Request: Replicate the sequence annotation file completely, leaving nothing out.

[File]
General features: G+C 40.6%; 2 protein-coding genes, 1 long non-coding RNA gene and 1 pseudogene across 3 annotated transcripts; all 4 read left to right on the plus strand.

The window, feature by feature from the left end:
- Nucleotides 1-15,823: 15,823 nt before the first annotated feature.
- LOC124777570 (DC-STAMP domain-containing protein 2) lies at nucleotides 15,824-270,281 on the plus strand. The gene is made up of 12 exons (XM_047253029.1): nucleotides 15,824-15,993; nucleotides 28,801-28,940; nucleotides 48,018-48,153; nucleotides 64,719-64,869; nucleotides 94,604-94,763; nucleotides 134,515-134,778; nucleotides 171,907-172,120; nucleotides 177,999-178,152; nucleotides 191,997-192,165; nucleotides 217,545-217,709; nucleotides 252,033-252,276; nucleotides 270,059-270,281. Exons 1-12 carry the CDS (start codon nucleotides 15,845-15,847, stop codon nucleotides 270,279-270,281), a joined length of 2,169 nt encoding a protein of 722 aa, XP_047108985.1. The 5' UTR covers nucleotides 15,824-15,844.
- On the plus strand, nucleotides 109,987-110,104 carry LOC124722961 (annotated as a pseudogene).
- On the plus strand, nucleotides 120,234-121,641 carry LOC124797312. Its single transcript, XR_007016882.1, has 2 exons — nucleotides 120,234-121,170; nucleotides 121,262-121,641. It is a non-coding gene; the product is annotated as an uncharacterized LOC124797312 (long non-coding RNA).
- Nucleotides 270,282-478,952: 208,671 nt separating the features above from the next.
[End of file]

General features: G+C 40.6%; 2 protein-coding genes, 1 long non-coding RNA gene and 1 pseudogene across 3 annotated transcripts; all 4 read left to right on the plus strand.

The window, feature by feature from the left end:
- Nucleotides 1-15,823: 15,823 nt before the first annotated feature.
- LOC124777570 (DC-STAMP domain-containing protein 2) lies at nucleotides 15,824-270,281 on the plus strand. The gene is made up of 12 exons (XM_047253029.1): nucleotides 15,824-15,993; nucleotides 28,801-28,940; nucleotides 48,018-48,153; nucleotides 64,719-64,869; nucleotides 94,604-94,763; nucleotides 134,515-134,778; nucleotides 171,907-172,120; nucleotides 177,999-178,152; nucleotides 191,997-192,165; nucleotides 217,545-217,709; nucleotides 252,033-252,276; nucleotides 270,059-270,281. Exons 1-12 carry the CDS (start codon nucleotides 15,845-15,847, stop codon nucleotides 270,279-270,281), a joined length of 2,169 nt encoding a protein of 722 aa, XP_047108985.1. The 5' UTR covers nucleotides 15,824-15,844.
- On the plus strand, nucleotides 109,987-110,104 carry LOC124722961 (annotated as a pseudogene).
- On the plus strand, nucleotides 120,234-121,641 carry LOC124797312. Its single transcript, XR_007016882.1, has 2 exons — nucleotides 120,234-121,170; nucleotides 121,262-121,641. It is a non-coding gene; the product is annotated as an uncharacterized LOC124797312 (long non-coding RNA).
- Nucleotides 270,282-478,952: 208,671 nt separating the features above from the next.